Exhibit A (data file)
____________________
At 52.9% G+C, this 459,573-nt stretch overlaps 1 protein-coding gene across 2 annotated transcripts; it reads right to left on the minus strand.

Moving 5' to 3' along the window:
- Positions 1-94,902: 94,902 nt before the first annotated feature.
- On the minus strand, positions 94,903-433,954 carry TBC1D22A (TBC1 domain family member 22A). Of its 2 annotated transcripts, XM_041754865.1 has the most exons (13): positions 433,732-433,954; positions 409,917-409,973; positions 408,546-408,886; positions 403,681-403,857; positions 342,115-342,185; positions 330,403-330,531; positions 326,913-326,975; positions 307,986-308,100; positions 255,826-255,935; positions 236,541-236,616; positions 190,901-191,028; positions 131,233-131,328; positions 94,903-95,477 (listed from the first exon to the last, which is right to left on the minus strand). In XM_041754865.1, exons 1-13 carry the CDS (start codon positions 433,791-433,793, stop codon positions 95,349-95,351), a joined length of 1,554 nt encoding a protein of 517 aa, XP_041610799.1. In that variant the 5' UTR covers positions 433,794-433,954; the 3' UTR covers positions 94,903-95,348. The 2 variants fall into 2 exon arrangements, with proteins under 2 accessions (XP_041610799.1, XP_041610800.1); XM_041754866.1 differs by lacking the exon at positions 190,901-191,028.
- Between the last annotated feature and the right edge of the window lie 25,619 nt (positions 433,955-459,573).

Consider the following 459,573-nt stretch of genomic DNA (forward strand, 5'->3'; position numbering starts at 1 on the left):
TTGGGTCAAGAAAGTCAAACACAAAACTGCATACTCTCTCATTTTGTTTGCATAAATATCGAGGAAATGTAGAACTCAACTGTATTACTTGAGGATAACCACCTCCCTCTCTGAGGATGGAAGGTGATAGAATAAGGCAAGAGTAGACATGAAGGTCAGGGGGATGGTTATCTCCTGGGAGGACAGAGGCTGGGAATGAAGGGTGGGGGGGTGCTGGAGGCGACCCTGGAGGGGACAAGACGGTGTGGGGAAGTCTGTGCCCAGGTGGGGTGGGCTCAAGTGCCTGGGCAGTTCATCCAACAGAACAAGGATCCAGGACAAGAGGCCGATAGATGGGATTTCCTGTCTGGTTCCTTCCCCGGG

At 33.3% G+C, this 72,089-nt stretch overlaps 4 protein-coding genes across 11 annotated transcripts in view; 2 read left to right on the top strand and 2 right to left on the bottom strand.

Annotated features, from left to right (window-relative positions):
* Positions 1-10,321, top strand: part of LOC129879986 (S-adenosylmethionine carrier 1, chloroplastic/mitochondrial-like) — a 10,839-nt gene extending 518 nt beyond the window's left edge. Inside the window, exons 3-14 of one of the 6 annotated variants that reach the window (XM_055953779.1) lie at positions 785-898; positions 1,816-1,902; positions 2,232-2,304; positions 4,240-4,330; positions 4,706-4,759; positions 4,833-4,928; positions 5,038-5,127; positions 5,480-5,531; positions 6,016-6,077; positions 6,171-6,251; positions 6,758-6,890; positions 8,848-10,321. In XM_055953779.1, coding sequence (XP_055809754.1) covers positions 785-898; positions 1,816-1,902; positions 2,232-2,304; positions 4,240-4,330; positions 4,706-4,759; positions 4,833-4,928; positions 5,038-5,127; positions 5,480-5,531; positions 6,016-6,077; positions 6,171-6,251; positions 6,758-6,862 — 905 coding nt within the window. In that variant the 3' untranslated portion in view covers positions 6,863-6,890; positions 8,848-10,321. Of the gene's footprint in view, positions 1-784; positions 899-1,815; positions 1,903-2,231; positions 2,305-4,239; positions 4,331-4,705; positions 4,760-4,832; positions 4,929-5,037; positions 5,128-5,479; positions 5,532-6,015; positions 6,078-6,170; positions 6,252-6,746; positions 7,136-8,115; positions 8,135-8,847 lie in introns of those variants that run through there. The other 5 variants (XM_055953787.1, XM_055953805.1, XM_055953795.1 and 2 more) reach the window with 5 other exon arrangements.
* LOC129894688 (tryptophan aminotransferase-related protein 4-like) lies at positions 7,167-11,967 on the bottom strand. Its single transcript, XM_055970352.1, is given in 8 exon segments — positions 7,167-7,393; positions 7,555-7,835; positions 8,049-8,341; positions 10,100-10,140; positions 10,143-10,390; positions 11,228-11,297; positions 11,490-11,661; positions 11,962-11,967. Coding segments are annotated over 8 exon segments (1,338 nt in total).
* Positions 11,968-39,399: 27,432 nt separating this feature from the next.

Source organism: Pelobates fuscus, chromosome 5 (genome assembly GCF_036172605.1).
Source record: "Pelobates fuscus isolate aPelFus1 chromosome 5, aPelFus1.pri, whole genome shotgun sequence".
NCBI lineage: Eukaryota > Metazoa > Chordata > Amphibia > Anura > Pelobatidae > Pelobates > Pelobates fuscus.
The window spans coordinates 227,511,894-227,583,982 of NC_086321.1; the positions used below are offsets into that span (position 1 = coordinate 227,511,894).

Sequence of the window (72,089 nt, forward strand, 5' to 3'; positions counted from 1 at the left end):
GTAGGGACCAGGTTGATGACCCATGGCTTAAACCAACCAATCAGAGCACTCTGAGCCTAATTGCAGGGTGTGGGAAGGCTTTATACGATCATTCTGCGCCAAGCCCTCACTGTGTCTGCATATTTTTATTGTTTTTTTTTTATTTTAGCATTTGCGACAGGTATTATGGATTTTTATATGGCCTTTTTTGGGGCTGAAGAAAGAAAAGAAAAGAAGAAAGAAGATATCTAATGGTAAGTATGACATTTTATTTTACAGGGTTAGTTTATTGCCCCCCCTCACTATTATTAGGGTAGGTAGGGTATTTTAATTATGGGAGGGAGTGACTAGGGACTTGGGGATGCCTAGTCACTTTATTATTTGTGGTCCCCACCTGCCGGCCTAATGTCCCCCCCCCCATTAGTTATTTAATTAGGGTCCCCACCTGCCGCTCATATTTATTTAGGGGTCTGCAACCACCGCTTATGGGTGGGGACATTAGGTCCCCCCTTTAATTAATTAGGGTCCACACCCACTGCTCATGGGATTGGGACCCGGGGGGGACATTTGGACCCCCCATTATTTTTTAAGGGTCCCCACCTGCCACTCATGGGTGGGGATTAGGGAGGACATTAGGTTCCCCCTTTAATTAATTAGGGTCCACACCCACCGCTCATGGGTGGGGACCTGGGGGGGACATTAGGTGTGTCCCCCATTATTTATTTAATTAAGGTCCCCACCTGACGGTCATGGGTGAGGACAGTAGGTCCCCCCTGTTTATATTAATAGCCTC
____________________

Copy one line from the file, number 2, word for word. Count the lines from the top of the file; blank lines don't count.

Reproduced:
Moving 5' to 3' along the window: